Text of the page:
Tuesday, August 23, 2011

Extended Rear Facing

I've had car seats on the brain for some time. Rear facing car seats to be more specific.

                                                         Sahar at 7 months

My daughter is in a infant to toddler rear facing seat that goes up to 35lbs or approximately 15kg, at the moment she is 11 months old  8.6 kg's and 69cm ( 19 lbs and 27 inches), with her first birthday fast approaching I have no intention of putting her forward facing, I have decided to hold off as long as possible.

How long? I can't say at this exact moment, time, height and weight will account for some of the decision but I am thinking somewhere around her 3rd or 4th birthday.

I know what your thinking, crazy right? but is it really?

More and more people are leaning towards extended rear facing, country laws are slowly adapting to this mentality in order to keep children safe and save lives.

European countries like Sweden extend rear facing until the age of 4, and countries like Canada, America, and New Zealand although allowing you the option to turn you child rear facing at 1 are now recommending that age be 2 and are putting in place laws to side those recommendations.

This change is due to the amount of injuries and even deaths that have been sustained to children in forward facing seats, a child is less likely to be seriously injured in a car accident if rear facing.  A child facing forward may have their arms, legs and head thrown violently forward which can cause them to break or even sever their spinal cord.

                            The video above shows the difference upon impact at 50km/ hour.

Common questions about extended rear facing that I have noticed with friends and well surfing the net; 

Aren't my child's legs too long, wont they me uncomfortable?
Unlikely, children are flexible and generally comfortable with bend or crossed legs, also many rear facing seats are slightly reclined which may actually be more comfortable if they fall asleep their heads are less likely to flop forward.

I won't be able to see my child what if something were to happen?
If something were to happen you would have to pull over anyway, if you insure there's nothing your child is able to choke on and if foods are given have low risk of choking, if its a really big concern you could always have someone sit in back with the child.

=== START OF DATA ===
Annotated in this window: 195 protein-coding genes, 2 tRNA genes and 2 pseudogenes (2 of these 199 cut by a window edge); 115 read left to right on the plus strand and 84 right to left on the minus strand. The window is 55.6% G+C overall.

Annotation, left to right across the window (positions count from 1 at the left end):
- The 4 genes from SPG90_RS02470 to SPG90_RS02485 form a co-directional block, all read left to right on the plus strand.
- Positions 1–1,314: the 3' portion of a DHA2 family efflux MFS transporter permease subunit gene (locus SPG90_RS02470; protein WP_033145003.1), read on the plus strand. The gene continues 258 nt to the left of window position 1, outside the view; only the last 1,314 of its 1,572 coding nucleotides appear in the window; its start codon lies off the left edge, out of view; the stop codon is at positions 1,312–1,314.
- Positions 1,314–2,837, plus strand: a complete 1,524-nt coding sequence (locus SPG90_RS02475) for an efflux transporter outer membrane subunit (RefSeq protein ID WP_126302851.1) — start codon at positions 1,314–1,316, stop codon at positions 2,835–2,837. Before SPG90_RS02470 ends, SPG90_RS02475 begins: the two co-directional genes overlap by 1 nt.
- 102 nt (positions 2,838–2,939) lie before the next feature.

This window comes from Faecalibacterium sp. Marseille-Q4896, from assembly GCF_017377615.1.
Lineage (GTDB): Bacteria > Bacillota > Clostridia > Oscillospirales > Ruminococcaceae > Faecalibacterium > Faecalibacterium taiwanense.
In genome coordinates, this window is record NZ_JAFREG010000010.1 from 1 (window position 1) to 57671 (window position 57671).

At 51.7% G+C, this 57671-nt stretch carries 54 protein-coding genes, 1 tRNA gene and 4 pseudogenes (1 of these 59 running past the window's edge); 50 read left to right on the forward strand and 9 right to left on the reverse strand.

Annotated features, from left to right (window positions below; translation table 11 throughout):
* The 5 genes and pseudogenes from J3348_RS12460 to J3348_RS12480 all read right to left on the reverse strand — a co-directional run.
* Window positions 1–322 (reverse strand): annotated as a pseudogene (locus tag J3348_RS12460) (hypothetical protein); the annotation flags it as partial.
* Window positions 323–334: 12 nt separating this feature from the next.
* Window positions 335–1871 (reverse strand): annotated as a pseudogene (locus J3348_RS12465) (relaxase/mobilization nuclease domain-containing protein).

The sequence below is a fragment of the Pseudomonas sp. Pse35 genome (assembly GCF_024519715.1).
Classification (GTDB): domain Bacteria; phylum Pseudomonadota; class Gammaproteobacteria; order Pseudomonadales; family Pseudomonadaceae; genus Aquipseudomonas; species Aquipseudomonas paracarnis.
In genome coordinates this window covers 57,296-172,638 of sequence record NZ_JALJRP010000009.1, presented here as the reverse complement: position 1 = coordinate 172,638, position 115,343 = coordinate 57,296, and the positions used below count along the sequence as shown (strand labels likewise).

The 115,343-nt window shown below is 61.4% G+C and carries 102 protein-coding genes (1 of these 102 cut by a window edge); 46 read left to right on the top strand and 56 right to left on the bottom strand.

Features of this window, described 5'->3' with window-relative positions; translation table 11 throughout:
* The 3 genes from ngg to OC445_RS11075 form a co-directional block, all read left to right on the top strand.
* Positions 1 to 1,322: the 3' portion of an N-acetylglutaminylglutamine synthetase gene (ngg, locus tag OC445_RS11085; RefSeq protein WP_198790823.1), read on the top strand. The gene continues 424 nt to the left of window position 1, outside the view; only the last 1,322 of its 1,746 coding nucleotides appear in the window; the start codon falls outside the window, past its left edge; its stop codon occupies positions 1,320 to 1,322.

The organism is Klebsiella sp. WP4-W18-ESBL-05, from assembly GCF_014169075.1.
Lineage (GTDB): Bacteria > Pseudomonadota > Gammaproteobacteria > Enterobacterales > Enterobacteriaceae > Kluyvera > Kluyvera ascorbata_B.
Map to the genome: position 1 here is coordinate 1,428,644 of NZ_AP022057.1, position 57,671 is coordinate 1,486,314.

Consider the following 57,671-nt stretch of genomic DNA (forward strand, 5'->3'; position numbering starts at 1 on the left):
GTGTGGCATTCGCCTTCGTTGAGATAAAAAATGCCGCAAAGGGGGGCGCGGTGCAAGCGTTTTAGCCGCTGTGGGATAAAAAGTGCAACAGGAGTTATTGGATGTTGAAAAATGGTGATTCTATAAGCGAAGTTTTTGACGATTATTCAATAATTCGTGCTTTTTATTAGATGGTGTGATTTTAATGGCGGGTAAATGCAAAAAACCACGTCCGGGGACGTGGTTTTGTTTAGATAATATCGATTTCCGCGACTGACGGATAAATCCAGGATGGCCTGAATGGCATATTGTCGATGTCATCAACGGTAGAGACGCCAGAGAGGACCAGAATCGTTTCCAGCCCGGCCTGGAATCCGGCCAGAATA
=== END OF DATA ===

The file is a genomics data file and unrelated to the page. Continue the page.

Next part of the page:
Won't their legs break in a collusion? 
I have not been able to find anything regarding children breaking their legs however what I have read is that it would be incredibly unlikely and although it is possible better then a broken neck.

My child is already forward facing they will put up a fuss if they are rear facing?
I actually read this question the other day online and am unable to find the site, however remember reading that its normal for children between 18-36 months to go through stages of independence, regardless I still think a little fuss is well worth the peace of mind.

In the end I won't think less of anyone who continues to keep their child forward facing, to each their own, but evidence shows it is a much safer way for your child to ride.

A few useful links;


Parents all want to do whats best for their little one, but if you child is under 4 why not take a second look at rear facing?

Also, random and unrelated

Back on the blogging bandwagon, have a million things on my mind I would love to share, but it is midnight NZ time and 11 month old who not only wakes early but wakes often .. so, Milk Face, over and out ..

Something is better then nothing

So after months of fighting with the moving company, I am happy to know some of my stuff will actually make it to New Zealand. How much? Not much, a few boxes and over $3,000 later, it was a hefty life lesson I will be paying off for quite some time and a lot lost.

I will most likely be getting some of my daughters personal belongings, but its exciting and nerve racking that I won't know exactly what until it gets here. I am praying that a few of my favorite sappy sentimental things will make it, but it not 'c'est la vie.'

This horrible, emotionally agonizing event taught me one thing at least, my dad is always there when I need him - going above and beyond his parental call of duty. He's always been like that so I shouldn't have expected any less of him, having said that my biggest grievance really is all the stress and finical burden that he often under go's for me, but hey maybe one day I will be able to repay the favor.